Friday, April 27, 2012

My Variant of Searchers of the Unknown

Like the regular Searchers of the Unknown, but faster paced, so that you can start the first session in Quasqueton and be in Erelhei-Cinlu by the fifth!

Build PCs
Roll 1d3. Create that many PCs.

1) Choose an armour
No Armour (AC 9)
Leather armour (AC7)
Chainmail (AC5)

Plate mail (AC 3)
(Shields reduce AC further by -1)

2) Roll for hit points
1d8 per level (HD). So, 1d8 for a PC starting at level 1.

3) Choose three weapons, or two weapons and a shield
Small weapon (d4 damage, dagger or sling)
Ranged weapon (d6, bow or crossbow)
Melee weapon (d8, mace or sword)
2-handed weapon (d10, greatsword or polearm)

4) Choose a name and a description
Choose a race, like human, dwarf, hobbit or elf (it has no rules effect, but it adds to the fun in the game). Imagine what he was before becoming an adventurer. Your PC is ready.

Example of a character sheet: Eustace the Useless (AC 5, HD 3, hp 14, Dmg 1d10 with voulge).

1) Initiative: Each one rolls 1d10+his AC. The best score has initiative, then each one attack in descending order. So a lighter fighter has better chances to strike first.

2) Movement: Your movement rate equals your AC in tens of feet (indoors) and tens of yards (outdoors).

3) Attack: roll 2d6. If the score is under your opponent AC + your own level, it's a hit. If the score is equal to or less than your level, you may attack again.

4) Damage: When you hit an opponent, roll the damage (Dmg) dice. Deduces the result from your opponents hit points (hp). At or below 0, monsters are dead, and PC's are knocked out. Monsters could kill them easily, but they won't. Instead, they keep them as prisoners. This is just more pulp-like.

5) Rest and bandages: After that, all hit points (hp) are restored back their initial score. After all, hit points reflect the capacity to escape or stand hits. If a PC has been sent below 0hp, he may needs a longer rest, or even healing magic like a potion of healing), because he’s wounded.

PC's gain 1 experience point for amusing the referee. After defeating monsters, each PC gains experience points equal to the highest single monster's HD minus their own level. A new level is gained when they accumulate experience points equal to the square of the next level (4xp for Level 2, 9xp for Level 3 etc).

Based off of Nicolas Dessaux's Searchers of the Unknown.


  1. Fighting 1,2 &3 are similar to something I've been thinking on. Additionally, I was going to have physical skills/feats (such as sneaking, hiding, jumping, climbing) be the character's AC or less on 2d6. So that a lightly armored fighting man makes sense-balancing performance vs. protection.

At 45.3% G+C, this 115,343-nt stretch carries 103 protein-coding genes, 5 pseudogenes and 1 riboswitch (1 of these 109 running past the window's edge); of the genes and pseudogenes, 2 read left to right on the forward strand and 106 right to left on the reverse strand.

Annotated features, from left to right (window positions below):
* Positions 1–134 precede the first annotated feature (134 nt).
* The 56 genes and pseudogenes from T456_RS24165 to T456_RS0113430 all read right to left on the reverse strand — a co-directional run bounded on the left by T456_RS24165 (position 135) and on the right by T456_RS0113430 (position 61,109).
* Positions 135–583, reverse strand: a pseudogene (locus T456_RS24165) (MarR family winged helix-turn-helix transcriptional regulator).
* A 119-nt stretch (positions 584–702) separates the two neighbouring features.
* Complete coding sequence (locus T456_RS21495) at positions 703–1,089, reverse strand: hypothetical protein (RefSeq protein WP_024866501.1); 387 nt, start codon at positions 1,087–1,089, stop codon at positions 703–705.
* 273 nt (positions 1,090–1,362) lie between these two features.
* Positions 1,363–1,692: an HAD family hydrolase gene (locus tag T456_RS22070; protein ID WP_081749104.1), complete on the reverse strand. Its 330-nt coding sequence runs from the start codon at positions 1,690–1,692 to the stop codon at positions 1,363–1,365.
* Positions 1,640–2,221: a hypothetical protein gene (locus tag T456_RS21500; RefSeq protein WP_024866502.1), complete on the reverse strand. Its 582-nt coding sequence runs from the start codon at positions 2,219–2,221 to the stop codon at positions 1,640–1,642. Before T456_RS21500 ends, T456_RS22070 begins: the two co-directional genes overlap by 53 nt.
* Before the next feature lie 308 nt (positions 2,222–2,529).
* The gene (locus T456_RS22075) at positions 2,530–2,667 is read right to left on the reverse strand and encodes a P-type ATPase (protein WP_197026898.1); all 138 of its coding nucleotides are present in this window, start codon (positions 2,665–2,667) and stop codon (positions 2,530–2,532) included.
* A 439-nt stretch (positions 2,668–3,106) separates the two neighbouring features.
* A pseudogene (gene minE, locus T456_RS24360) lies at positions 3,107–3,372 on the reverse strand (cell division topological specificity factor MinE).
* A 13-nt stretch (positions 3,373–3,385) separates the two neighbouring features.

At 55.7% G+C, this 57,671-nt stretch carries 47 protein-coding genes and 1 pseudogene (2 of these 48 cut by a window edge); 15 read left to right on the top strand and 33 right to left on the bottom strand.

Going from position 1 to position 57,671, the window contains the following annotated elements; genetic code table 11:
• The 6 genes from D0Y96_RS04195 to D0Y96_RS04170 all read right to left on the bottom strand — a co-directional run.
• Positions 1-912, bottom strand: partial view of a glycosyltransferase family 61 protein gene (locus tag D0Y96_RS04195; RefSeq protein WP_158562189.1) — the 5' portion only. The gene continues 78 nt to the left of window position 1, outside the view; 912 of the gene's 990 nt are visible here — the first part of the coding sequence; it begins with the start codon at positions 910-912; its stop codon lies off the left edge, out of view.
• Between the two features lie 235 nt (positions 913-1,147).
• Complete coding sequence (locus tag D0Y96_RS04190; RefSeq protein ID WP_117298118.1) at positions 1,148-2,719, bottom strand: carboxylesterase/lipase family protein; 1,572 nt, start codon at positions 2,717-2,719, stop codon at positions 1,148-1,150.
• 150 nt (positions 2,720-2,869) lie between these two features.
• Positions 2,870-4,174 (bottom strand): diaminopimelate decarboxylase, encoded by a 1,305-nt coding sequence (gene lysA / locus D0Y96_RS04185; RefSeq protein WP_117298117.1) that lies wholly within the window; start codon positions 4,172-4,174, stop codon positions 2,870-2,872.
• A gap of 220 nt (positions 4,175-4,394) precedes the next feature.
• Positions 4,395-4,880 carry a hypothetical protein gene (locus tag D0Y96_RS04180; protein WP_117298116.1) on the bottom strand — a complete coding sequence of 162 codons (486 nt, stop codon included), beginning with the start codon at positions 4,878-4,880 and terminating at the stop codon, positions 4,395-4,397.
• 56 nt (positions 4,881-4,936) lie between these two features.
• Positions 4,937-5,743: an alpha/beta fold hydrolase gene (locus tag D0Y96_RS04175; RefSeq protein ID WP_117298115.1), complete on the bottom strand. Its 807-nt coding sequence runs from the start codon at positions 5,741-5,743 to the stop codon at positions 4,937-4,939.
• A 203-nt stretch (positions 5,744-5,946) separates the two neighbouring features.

Neat to see someone else's thinking on this.

  2. I said to myself, "Self, this looks pretty awesome!" Then I read the original and, "Oh...", sprung forth.

    I like bits of both, but had to wonder, why no magic?

    I thought of a simple, '... of effect.' magic system I would want to try with it.

    Basically, you get dx of effect (or is it affect?) depending on the target, maybe plus level?

    Everything in the room, no save (1d4)
    Everything in the room, save for half (1d6)
    Individual, no save (1d8)
    Individual, save for half (1d10)

    Or at least for damaging combat spells. For non-damaging combat spells, I would just go with a DC between 1-10.

    Yep, I'm digging SoU!


  3. Oh there is definitely magic, but it is entirely in the form of one-use scrolls and potions. Spells do not have pre-determined effects, and the referee should decide the effect of each spell on the spot, according to what the spell name suggests to his imagination. Example of a spell entry:

    Scroll (Watery Banishment)

    Because magic is one use-only, and there is no "Magic-User" class with unlimited access to sorcery, the referee must stock a scroll or two into every treasure pile. Magic is readily found in the treasure awaiting those who quest into the unknown, and just as readily employed and spent by the questers.



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